The Migration Policy Institute estimates that around 6.5 million people are like Madera, undocumented immigrant adults living in the United States without children.

Angelica’s daughter and two sons are U.S. citizens, so she will likely be granted relief. But she worries about how she will provide for her family if her brother is deported.

I understand why the administration shaped the policy around traditional nuclear families because, as the Reuters piece points out, that’s an easier sell. But it is clear that a full reform package is needed so that millions of people like Ramon Madera aren’t also torn from families who need them. Too bad a bunch of crybabies like the state legislators in Georgia also got elected to take over the US Senate. Not much room for empathy for a gay undocumented immigrant in that crowd.

To no one’s surprise, Gov-elect Ducey’s Budget Study Committee is a bunch of rich white people

17 Nov 2014 05:54 pm
Posted by: Donna

Arizona’s soon-to-be Governor, Doug Ducey, has assembled a team to advise him on the budget.

PHOENIX (November 17) – Governor-elect Doug Ducey announced today the formation of a Budget Study Committee, led by a team of public and private sector professionals charged with studying the budget and providing expertise and feedback to the governor-elect.

Throughout his campaign for governor, Ducey made clear he intended to go through the budget line by line in order to ensure Arizona lives within its means and invests in priorities for the state with a focus on economic growth and education.

“Before we can address the challenges facing our state, we need to do our homework,” Ducey said. “This team of professionals will provide a diverse set of perspectives on our state finances. It’s important to me to hear from those who have dealt intimately with the state budget, in addition to receiving an outside perspective from the private sector, so we can adopt mechanisms to be more effective, accountable and efficient with our resources. I look forward to working with them to get our arms wrapped around the budget and examine the best ways to balance it while also growing our economy and ensuring there is money in classrooms to help teachers teach and students learn.”

Behold them:

John Arnold, AZ Director of the Office of Strategic Planning and Budgeting

Jennifer Stielow, the Vice President of the Arizona Tax Research Association (ATRA)

Michael Hunter, Governor Janice Brewer’s Director of Policy and Special Adviser on Tax Policy & Reform

Tom Manos, Maricopa County Manager

D. J. Cole, chief executive officer for Capital Consultants Management Corporation and former CFO of Cold Stone Creamery

Alan Maguire, President and Principal Economist of The Maguire Company

Norman Stout, consultant with True North Venture Partners

Note the broad diversity in, um, hairstyles among this crew that appears to be an assemblage of right-leaning bureaucrats, business finance types, and the vice president of a quackadoodle “taxpayer rights” group. Notably absent are any representatives from public education, health care, poverty advocacy, or child welfare organizations. Not that it comes as a shock or anything, but it’s kind of looking obvious the backs from whom those “line by line” cuts to the budget that Ducey keeps promising are going to be taken. It will not be from anyone who wrote big campaign checks to Doug Ducey, I can promise that.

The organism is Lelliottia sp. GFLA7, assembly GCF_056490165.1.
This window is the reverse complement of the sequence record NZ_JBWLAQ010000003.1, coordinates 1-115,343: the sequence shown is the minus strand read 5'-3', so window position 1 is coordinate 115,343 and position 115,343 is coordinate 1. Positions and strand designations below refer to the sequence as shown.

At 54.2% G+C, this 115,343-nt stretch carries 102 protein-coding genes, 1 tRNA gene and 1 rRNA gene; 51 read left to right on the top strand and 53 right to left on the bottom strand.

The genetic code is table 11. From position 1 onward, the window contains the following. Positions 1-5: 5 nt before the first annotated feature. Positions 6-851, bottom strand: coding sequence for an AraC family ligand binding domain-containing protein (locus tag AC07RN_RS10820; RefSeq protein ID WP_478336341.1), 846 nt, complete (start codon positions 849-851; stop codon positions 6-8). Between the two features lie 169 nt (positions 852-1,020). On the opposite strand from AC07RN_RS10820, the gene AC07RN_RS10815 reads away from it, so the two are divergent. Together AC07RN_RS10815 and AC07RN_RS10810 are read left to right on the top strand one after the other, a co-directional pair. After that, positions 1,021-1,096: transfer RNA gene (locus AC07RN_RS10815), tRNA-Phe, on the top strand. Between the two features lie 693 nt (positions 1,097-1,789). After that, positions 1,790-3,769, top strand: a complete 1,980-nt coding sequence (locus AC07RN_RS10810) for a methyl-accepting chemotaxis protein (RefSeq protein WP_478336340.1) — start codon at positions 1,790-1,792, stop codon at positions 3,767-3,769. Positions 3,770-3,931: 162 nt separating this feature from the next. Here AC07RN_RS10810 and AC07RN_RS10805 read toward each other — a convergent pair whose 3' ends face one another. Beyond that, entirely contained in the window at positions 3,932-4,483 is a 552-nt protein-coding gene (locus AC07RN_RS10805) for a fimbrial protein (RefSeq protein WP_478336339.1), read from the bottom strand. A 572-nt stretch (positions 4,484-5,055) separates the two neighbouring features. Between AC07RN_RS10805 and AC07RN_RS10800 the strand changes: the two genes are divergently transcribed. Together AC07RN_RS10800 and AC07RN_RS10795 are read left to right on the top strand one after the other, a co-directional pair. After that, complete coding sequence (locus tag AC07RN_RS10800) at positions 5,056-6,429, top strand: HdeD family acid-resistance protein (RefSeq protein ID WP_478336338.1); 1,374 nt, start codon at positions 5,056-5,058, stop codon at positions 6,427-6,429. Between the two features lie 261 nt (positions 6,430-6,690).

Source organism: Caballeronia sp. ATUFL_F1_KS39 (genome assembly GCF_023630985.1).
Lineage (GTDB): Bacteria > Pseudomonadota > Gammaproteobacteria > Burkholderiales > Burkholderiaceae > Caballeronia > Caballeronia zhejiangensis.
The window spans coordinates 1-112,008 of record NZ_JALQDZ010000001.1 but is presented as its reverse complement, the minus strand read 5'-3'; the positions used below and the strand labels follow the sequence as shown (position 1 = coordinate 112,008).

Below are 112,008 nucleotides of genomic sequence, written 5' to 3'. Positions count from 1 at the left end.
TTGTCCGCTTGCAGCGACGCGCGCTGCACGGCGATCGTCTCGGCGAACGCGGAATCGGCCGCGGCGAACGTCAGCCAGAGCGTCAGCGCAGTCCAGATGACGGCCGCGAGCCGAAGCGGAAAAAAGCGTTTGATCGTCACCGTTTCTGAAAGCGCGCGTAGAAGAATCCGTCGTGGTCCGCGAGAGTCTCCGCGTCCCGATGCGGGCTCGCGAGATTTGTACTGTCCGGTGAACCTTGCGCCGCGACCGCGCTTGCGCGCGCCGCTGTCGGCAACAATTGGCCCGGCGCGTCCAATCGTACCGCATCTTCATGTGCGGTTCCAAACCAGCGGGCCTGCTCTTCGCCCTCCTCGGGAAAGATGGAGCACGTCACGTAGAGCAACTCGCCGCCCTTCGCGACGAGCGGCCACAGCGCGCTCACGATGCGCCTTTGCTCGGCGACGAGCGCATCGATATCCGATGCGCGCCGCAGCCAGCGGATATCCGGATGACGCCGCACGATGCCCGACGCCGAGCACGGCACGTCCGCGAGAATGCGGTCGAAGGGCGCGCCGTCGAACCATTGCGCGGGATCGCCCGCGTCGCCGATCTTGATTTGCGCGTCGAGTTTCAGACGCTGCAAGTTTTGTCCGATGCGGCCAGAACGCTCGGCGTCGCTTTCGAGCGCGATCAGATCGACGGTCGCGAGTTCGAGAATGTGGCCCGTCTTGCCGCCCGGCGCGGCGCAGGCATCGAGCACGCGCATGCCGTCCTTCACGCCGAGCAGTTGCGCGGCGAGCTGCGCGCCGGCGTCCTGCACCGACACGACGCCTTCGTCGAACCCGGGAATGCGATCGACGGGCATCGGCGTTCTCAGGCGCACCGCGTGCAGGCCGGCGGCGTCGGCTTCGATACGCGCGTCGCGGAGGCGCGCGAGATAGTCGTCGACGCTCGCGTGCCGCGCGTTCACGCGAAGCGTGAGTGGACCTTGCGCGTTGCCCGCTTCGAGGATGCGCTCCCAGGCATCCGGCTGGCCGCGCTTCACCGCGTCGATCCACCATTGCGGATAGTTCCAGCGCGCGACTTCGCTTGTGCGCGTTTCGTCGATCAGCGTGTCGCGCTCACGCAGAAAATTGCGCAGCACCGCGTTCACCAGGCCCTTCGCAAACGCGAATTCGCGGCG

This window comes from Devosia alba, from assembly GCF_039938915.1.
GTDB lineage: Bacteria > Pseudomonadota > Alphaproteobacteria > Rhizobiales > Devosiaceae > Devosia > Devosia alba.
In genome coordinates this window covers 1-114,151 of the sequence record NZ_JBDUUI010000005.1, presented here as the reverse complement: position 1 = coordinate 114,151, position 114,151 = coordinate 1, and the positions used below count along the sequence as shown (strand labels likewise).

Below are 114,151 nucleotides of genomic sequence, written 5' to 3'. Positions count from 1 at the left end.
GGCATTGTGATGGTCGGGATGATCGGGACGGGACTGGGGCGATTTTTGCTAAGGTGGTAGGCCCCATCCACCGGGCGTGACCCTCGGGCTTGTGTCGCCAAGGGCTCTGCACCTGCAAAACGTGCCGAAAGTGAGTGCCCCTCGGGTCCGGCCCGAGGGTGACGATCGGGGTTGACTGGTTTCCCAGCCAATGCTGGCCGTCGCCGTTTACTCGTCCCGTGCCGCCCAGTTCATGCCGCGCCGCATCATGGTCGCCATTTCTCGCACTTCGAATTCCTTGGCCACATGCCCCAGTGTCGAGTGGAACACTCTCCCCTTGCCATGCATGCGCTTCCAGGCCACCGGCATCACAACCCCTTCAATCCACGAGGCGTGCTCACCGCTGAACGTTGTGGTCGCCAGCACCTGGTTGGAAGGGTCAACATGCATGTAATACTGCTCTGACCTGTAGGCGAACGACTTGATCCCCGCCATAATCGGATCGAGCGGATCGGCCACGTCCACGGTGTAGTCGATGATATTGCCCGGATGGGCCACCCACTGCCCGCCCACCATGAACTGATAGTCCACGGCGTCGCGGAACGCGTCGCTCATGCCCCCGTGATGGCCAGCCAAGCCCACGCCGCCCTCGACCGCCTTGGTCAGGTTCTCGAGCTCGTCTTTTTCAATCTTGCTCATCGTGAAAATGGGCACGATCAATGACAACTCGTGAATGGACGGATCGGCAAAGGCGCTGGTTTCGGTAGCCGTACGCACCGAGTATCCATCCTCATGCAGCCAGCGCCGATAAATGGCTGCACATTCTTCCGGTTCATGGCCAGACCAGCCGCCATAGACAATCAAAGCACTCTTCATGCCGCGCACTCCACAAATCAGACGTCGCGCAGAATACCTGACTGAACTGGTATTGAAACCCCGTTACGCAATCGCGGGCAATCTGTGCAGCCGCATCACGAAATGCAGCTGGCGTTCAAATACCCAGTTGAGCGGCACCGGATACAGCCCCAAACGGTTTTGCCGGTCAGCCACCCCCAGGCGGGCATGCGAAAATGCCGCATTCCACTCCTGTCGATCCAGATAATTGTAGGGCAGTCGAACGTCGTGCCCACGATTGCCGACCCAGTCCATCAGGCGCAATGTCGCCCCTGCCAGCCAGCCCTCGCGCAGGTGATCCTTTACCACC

I’d like to think Doug MacEachern is just trolling me with this.

14 Nov 2014 01:14 pm
Posted by: Donna

Doug MacEacern, who inexplicably maintains employment as an Arizona Republic editor, has weighed in on the recent report that the Arizona NARAL Executive Director was contacted by the Arizona Department of Health Services on a tip that she was providing health care services (read: ABORTIONS!) in her home:

You can guess how any homeowner who just lives in her home would react to that. She’d be outraged. And she’d be right to be outraged. Sabine herself said it was “bullying” to have been sent such a letter.

She went to the ACLU, whose lawyers sent a 5-page letter to ADHS, demanding they stop bullying Sabine. The director of the local chapter of the ACLU said the agency’s letter to Sabine constituted borderline harassment.

And, assuming all she did was live in her home, some outrage may have been in order.

But despite Sabine’s whining protests to the media – the “bullying,” the borderline harassment caused by the horror of having received a government letter in the mail — her home isn’t just her home. Or, at least, wasn’t. And the evidence that it’s not comes from none other than Sabine herself.

On the Attestation Letter she returned to ADHS, Sabine wrote: “The facility is a community education, advocacy, or recovery support group that is not owned or operated by or contracted to provide services with a healthcare institution.”

Not just a “home,” as Sabine repeatedly claimed. But a “facility.” It would have been bullying to get Sheriff Arpaio to land a SWAT team on Sabine’s roof. But does it really seem so out of line for a government agency to want to know what kind of “facility” she’s running?

MacEachern’s “factual” assertion rests on Sabine having conducted some NARAL work, which consists no providing of health care whatsoever, out of her home in the past. NARAL AZ now has an office whose address is, understandably, not made public. The reason Sabine described NARAL AZ (not her home) as any type of “facility” is because that was the only choice available to her in the form she was given. Sabine says that NARAL AZ was not even given the option to indicate that the organization engages strictly in education and advocacy work, which would exempt it from any health care provider licensing or inspection requirements.